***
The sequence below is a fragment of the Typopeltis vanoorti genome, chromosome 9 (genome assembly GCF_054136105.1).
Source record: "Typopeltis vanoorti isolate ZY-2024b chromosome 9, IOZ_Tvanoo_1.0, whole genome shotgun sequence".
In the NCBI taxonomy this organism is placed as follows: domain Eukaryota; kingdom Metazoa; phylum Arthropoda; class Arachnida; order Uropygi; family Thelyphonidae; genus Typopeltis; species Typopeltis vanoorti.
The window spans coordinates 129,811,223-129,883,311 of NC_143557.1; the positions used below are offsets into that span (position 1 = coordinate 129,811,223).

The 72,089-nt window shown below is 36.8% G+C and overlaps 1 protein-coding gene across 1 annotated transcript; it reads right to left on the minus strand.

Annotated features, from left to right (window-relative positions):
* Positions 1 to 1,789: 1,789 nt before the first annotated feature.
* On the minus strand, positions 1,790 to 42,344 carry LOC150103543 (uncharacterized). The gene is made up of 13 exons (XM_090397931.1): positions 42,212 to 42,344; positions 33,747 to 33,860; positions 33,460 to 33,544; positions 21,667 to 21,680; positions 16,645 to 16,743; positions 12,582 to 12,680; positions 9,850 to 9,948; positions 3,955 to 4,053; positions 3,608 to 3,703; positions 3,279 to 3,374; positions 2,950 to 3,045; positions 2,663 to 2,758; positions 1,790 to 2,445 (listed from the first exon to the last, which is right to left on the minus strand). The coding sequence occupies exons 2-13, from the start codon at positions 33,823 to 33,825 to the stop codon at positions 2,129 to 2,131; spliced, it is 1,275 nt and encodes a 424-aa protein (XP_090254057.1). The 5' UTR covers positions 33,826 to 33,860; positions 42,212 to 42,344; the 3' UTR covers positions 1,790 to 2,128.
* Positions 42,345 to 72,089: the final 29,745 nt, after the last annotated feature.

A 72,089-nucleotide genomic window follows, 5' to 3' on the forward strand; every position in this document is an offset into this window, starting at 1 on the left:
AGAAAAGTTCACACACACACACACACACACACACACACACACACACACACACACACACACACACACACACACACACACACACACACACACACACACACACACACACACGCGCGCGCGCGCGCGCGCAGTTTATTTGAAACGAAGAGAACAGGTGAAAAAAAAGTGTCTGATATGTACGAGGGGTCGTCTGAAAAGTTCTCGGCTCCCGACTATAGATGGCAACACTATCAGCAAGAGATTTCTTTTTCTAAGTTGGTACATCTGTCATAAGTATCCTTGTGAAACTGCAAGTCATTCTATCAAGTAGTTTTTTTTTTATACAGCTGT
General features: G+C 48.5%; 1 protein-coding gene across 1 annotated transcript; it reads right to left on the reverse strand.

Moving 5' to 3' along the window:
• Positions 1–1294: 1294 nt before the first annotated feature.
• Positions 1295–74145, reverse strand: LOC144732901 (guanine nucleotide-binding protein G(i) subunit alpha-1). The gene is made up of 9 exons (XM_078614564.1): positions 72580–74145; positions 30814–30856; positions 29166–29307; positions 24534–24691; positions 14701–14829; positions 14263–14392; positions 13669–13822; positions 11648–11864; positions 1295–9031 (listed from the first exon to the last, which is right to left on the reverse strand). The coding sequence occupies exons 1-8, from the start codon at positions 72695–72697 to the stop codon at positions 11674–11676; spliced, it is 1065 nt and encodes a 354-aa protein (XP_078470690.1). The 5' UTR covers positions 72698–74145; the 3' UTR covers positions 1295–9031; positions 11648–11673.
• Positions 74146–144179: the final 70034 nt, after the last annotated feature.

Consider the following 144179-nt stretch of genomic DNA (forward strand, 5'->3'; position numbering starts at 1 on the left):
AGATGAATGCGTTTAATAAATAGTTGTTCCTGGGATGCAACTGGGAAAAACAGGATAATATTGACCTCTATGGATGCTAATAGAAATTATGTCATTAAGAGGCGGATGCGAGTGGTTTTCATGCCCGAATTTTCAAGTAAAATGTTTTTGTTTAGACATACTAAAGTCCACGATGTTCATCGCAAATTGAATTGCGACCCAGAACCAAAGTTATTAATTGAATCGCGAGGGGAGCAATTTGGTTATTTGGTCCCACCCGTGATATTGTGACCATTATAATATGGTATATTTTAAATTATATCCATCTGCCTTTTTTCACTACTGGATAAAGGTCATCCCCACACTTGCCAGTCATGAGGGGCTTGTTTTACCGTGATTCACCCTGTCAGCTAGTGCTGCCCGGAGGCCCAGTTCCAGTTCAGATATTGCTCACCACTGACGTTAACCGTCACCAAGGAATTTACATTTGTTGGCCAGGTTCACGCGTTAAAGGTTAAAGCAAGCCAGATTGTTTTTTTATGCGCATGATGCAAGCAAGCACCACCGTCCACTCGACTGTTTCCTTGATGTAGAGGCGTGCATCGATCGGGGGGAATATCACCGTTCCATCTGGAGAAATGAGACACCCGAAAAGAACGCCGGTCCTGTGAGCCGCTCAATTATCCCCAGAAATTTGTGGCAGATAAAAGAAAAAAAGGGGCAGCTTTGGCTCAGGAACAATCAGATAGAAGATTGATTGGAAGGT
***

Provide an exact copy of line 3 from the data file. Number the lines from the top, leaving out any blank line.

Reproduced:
In the NCBI taxonomy this organism is placed as follows: domain Eukaryota; kingdom Metazoa; phylum Arthropoda; class Arachnida; order Uropygi; family Thelyphonidae; genus Typopeltis; species Typopeltis vanoorti.